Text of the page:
FRANK BRETSCHNEIDER: Sinn + Form CD Raster Notion

After the last release I heard from Bretschneider, ‘Super Trigger’, I expected great things from this latest album. There was previously a heavy leaning to the works of Funckarma that I appreciated greatly and a greater pressure to follow this up with something of equal competency.

‘Pattern Recognition’ as an opener, doesn’t tick any boxes for me, with a mash up of electronic nonsense that irritates as opposed to engaging the listener; as does ‘Crisis?, What Crisis?’. Given that these two tracks total a mass of 15 minutes, it’s a lot to endure.

Tragically, as I endured my way through the tracks (skipping most of them half way) it’s evident that Bretschneider has found a route up his own back side and produced a nonsensical album of electronic drivel, with a sea of pointless bleeps and perpetually annoying guff. There are artists out there that deserve the platform that Frank has robbed them of; and had this been submitted to myself for a prospective release, I wouldn’t have even taken the time to get back in touch.


GOMILLA PARK: Ununoctium 12” EP Raster Notion


GOMILLA PARK: Ununoctium 12” EP Raster Notion

In the age of heresy that is digital downloads, it’s brilliant to see a label knocking out 12” EP’s and also physical releases of great quality (for the most part). I will hold my hand up high and express now that I haven’t heard of Gomilla Park before, but will be hunting down previous works with immediate effect.

Opening up this brief but effective extended player, is the rip-roaring ‘Leibniz’ with it’s punishing overdriven bass line; with a pounding monotone rhythm section that punches holes in the air for a slicing ambient pad to tear a visceral scar upon the listener.

Up next is the unsettling ‘Ramon Llull’, with the odd flutter of demonic mutterings threatening to rage through a soundtrack of ominous electronic simplicity that lends to the sparse ambient leanings of closer, ‘Calculus’ well.

The beauty of this release is that it shows Gomilla Park’s varying degrees of musicianship to great effect. Capitalising on a knowledge of old school Industrial and modern electronica is surely a gateway to better things; and I hope that my excursion into all things by this duo matches up to what this EP has presented.





Sakamoto, Illuha and Dupree join forces on this collaboration; and this latest release is the performance they gave together one wet summer in Japan, including a joint installation marking their 10-year anniversary as artists and performers.

Separated into three ‘Movements’, ‘Perpetual’ captures the individual strains and textures that each of this trio bring to the table. Never before have these three artists worked together; and the ease at which everything folds into place, shows they were tailor made for each other.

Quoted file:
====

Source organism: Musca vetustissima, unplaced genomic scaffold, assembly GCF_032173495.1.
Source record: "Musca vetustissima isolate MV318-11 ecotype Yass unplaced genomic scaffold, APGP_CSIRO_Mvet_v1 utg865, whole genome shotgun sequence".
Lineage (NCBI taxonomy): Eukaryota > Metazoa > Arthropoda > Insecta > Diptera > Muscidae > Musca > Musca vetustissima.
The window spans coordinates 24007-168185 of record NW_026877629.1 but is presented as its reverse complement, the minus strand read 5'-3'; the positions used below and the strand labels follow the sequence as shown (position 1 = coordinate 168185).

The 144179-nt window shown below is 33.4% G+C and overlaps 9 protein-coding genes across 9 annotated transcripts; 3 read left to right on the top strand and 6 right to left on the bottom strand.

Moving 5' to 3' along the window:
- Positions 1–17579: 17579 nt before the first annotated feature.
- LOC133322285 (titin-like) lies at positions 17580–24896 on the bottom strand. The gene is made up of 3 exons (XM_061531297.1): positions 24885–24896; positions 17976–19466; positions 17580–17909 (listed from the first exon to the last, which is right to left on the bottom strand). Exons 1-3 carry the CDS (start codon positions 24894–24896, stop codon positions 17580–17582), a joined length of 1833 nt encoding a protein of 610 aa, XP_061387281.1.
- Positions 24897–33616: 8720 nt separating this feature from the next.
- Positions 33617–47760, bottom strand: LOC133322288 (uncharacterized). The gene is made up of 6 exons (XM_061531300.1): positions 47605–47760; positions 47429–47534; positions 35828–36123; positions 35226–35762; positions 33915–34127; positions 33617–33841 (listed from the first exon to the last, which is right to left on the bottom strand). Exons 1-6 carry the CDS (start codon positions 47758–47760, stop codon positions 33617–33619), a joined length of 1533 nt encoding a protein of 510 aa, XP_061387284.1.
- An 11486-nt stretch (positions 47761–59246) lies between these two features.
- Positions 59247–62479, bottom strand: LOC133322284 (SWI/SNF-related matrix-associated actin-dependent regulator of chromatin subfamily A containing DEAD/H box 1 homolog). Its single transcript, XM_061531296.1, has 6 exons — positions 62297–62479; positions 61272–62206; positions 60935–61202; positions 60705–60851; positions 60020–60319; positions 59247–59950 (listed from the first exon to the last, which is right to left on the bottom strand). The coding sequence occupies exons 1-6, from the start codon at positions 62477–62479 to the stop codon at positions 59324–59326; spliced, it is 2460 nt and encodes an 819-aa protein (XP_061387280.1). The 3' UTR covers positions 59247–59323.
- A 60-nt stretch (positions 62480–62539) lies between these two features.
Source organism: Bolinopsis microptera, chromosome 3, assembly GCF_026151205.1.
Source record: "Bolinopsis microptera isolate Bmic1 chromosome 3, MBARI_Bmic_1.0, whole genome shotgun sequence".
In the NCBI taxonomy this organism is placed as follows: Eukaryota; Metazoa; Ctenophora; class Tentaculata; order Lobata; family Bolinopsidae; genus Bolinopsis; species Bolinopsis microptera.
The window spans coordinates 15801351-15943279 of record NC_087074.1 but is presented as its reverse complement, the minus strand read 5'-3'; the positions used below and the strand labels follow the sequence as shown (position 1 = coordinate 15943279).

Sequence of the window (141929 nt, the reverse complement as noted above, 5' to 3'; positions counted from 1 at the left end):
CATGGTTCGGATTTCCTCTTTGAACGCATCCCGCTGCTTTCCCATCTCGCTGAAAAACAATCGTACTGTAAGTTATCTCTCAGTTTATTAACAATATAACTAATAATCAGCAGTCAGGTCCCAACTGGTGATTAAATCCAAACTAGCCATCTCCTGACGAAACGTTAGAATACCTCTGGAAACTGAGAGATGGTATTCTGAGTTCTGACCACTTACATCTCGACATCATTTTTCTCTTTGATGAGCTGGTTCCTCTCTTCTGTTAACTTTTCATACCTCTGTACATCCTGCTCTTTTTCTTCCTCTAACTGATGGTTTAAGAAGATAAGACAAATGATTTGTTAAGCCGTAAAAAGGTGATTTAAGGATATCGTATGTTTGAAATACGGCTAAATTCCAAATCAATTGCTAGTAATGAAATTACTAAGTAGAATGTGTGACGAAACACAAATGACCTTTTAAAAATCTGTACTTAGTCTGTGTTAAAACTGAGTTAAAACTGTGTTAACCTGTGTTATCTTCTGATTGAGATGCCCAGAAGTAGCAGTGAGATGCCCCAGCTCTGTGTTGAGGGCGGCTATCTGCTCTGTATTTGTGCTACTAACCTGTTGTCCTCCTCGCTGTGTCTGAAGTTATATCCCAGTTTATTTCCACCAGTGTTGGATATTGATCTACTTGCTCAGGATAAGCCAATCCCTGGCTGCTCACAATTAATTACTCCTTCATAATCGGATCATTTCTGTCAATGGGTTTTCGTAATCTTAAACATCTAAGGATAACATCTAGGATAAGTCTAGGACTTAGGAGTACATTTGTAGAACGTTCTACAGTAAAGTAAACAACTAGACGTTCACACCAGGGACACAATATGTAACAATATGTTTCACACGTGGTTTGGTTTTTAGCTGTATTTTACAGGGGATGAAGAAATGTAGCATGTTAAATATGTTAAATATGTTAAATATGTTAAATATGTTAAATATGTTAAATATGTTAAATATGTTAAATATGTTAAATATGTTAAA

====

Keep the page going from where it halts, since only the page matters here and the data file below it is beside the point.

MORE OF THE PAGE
Pump organs, piano, guitar and synth; flow as a blissful wave of ambient dreamscapes and textured air. Clouds of analogue and digital frequencies drift together and diffuse the silence, which is a prominent factor in giving each instrument it’s own platform to shine.

As a whole, ‘Perpetual’ demands attention and a vast degree of patience. Given the time however, there is much to become enveloped and engrossed in, as glitch-ridden droplets of sound cling to the skin of your ears and drench the listener’s soul from within.





This expansive 2 track LP was recorded live in the Norwegian Seamen’s Church in Rotterdam January 2012 and has just seen light of day now. As the fifth solo release from Rishaug, he concentrates his efforts on the mechanics of a dusty old church organ, an old tube amp and electric guitar.

Utilising the natural harmonics and acoustics of the building, bodes well for a project such as this. The creaks and groans of the old church play as much a part as the instrumentation, in building an atmosphere that derives its influence from Dark Ambient and shuddering Drone.

Side B differs from its opening counterpart. Where Side A concentrates its efforts on natural acoustics, ‘Pa.Git’ relies on the tube amps shudders and grinds as the guitar resonates through the mix.

The music itself is heavily processed without doubt; although recomposed and restructured in the studio at a later date, the natural ambience and feel that Rishaug obviously tried to achieve is not lost on the listener.

Overall, this is an solid release that benefits from both sides of the vinyl representing two sides of a coin that approach Alexander’s audience from two differing perspectives; although just whether I will play it again after one listen, is an altogether different question.